Bill and Anita Morris were pretty skeptical the first time they walked through their 1910 California bungalow in Pasadena. Although the house boasted plenty of original details—from shingle siding and a quarter-sawn oak front door to box-beam ceilings and a built-in buffet in the dining room—it needed plenty of work, too. Most of the woodwork had been painted white, and the kitchen and bathroom had been remuddled by previous owners. Never having restored a house before, the Morrises weren’t quite sure they were up to the task of bringing back its period character.
Enter David Goldberg. A local real-estate agent, he tackles home restorations in his spare time, having caught the old-house bug at an early age while watching his parents re-create an English manor house in Bel Air. Over the past two decades, he’s consulted on and restored countless vintage homes in the Los Angeles area. Familiar with David’s background, Bill and Anita’s agent suggested that the couple meet with him to talk through what restoring the house would entail.
“Often people are afraid of houses that need work,” says David, “but after I consult with them, they’ll feel confident that they can do the work.” Tapping into David’s expertise did the trick for Bill and Anita, too; they purchased the home and handed over the design reins to David and fellow designer John Douglas.
Bringing Back A California Bungalow
Although many original details remained, “cosmetically, the house was very run down,” David says. The exterior shingle cladding was a dull gray set against white trim; it was repainted in a mossy green, accented with warm brown and brick red. “The painting made a huge difference in the visual appeal of the house,” says Anita.
Inside, all of the original doors were still intact, with their original hardware, but both the doors and the hardware had been painted white. John and David dismantled the doors and had them stripped and stained; the hardware also was stripped, replated, and polished.
One glaring omission from the home’s interior was a fireplace surround framed by built-in, glass-fronted bookcases, a common feature in many California bungalows of the era. Referencing other houses in the neighborhood, David and John designed a period-accurate replacement, staining it to match other woodwork in the house and facing the firebox with reproduction Batchelder tile. “As a real-estate agent, I go in houses every week and take photographs or remember details,” David says. “All you have to do is copy things.”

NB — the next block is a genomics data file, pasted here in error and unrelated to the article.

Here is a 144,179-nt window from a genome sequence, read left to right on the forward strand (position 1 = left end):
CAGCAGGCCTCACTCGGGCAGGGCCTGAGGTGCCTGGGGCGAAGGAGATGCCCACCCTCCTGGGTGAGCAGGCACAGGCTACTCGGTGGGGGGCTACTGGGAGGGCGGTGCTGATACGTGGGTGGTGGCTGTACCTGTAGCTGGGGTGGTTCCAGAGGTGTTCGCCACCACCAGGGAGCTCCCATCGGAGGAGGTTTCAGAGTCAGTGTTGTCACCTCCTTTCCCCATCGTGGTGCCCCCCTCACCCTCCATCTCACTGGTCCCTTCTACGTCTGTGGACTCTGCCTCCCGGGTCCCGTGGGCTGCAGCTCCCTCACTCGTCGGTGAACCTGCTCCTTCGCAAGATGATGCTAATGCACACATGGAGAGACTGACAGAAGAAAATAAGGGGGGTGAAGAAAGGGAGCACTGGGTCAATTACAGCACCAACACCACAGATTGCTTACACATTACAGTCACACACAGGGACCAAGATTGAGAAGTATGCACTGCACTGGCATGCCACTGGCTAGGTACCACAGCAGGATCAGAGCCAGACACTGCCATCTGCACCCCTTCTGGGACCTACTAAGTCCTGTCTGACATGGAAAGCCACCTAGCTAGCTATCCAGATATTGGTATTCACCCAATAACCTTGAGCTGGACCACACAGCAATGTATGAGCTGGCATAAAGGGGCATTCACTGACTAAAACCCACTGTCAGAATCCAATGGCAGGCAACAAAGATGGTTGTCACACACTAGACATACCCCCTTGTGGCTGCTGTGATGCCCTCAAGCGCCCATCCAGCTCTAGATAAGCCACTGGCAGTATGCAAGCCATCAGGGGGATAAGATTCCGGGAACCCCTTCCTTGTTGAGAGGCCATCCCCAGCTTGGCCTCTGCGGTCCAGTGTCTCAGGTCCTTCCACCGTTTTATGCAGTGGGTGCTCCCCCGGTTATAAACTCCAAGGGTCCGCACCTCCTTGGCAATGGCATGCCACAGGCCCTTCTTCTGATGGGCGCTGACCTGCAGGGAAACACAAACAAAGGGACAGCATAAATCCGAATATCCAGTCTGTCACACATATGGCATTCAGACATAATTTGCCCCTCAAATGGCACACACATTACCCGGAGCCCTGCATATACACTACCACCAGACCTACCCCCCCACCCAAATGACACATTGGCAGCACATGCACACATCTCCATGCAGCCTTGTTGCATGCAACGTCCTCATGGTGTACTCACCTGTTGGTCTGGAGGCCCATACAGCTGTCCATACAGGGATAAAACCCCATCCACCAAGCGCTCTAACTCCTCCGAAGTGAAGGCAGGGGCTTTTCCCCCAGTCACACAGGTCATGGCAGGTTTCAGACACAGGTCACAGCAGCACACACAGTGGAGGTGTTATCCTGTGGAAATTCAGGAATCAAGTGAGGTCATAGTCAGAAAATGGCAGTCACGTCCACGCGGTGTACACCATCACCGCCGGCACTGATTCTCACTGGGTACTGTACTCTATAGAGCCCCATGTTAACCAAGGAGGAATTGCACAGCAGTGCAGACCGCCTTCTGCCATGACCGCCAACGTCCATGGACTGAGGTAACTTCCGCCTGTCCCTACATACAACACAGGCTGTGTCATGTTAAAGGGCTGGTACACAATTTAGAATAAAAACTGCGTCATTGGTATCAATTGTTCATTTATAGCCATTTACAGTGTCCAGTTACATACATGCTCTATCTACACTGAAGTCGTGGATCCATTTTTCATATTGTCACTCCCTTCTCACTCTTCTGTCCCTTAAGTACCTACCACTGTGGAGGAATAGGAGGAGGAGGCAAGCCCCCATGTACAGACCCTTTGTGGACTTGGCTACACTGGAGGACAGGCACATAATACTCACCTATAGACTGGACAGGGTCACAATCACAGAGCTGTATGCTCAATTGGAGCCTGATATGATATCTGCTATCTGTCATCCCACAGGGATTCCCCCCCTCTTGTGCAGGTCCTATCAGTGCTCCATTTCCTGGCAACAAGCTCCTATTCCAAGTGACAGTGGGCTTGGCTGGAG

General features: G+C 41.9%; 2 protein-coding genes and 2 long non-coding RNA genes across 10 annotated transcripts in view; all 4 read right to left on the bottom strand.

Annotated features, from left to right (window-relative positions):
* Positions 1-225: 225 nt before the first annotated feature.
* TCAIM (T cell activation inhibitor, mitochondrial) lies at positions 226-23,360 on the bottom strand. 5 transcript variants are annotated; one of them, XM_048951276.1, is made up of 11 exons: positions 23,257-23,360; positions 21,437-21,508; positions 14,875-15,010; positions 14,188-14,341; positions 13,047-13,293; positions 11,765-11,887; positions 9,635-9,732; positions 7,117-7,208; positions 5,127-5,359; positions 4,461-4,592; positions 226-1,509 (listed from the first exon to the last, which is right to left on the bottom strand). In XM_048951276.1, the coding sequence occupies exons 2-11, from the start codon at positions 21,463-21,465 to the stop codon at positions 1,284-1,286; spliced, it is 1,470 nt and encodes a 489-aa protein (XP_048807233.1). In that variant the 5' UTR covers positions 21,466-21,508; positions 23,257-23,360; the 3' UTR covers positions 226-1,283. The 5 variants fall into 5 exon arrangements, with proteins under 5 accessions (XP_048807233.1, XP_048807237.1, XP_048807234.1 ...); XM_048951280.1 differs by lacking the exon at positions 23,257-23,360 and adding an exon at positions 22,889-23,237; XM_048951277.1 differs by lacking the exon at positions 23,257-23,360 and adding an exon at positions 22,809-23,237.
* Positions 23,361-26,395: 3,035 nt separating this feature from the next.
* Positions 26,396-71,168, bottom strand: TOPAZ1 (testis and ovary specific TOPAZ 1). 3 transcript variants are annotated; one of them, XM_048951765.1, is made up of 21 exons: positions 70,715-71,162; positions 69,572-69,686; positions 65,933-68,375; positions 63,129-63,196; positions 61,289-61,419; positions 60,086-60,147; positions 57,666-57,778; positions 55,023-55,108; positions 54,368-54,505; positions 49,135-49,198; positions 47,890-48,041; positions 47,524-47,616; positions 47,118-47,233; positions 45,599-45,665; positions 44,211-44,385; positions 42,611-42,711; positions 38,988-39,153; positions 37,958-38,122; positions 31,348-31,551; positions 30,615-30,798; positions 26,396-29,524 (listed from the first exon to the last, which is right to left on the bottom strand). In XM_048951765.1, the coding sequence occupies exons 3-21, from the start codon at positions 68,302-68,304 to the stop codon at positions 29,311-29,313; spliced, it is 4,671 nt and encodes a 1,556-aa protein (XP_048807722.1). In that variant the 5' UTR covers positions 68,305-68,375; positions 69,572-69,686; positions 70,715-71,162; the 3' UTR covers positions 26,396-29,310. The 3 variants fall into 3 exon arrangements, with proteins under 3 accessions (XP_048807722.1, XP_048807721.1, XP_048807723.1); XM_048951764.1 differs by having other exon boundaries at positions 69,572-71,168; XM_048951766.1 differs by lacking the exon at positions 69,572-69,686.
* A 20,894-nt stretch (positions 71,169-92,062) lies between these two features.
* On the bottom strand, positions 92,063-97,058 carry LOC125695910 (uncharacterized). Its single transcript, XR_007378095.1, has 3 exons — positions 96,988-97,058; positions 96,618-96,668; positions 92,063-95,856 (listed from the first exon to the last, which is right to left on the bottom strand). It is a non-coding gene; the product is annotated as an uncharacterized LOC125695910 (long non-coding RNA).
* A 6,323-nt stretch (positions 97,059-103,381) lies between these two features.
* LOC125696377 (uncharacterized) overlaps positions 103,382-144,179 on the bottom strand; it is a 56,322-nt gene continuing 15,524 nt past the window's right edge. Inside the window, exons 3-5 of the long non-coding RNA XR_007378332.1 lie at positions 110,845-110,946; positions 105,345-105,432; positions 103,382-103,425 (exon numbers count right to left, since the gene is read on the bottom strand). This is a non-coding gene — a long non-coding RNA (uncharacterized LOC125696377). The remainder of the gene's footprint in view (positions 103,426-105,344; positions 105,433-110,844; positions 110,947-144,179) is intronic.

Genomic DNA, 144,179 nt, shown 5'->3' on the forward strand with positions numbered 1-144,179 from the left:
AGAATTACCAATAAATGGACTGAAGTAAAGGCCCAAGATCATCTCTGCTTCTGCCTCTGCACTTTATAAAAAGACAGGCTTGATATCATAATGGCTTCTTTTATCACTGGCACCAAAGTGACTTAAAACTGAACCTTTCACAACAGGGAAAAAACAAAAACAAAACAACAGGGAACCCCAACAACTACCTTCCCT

Because virtually nothing original was left in the kitchen or master bathroom, they were gutted and completely redesigned. John and David also converted a large closet into a small ensuite bathroom for the guest bedroom. For these new spaces, “We were interested in doing things that were in the spirit of the period,” says Anita, “without being period correct.” The revamped kitchen, for instance, features a mix of Shaker-style cabinets, granite countertops, a stainless steel Wolf range, and an art-tile backsplash. “Here in Pasadena, there are resources for everything,” says David. “You can get reproduction tile, pedestal sinks—it’s really easy to redo a kitchen or a bath.”
The small pool in the back yard—a must-have for Bill and Anita—presented a bit more of a challenge for David and John. “We had almost no land to work with, but were able to slam the carport up against the property line, which gave us just enough room to squeeze in a tiny pool,” says David. A decorative tile panel running along the back of the pool gives it a bit of Arts & Crafts flair. “They wanted it to feel almost like a fountain or a pond,” John says.
The Bottom Line
Keeping the project within budget was a key concern for Bill and Anita—but they didn’t want to skimp on the details. “They always went for quality,” says John, “but they didn’t necessarily spend top dollar.” This meant David and John had to get creative in their approach.
Case in point: the light fixtures. For the main areas of the house, John and David selected beautifully restored vintage lights from Revival Antiques, a local store that’s often David’s go-to source for lighting on restoration projects. In less visible areas, however, they relied on reproduction fixtures from Rejuvenation and Schoolhouse Electric. “The fixtures are accurate reproductions, and they’re relatively inexpensive—$100 versus $1,500 for a vintage light,” says David.
They also decided not to strip the white paint off of the box beams and trim in the living room, den, and dining room, choosing to concentrate instead on refurbishing the built-in buffet and china cabinets. “Stripping things in place is really difficult and expensive,” David says. “When you’re trying to do an accurate restoration, it can really add up.”
Fortunately for the Morrises, their California bungalow had enough original character that they were able to enhance it without breaking the bank. “When you have a nice look to begin with and mix in inexpensive things,” says John, “it just looks wonderful.”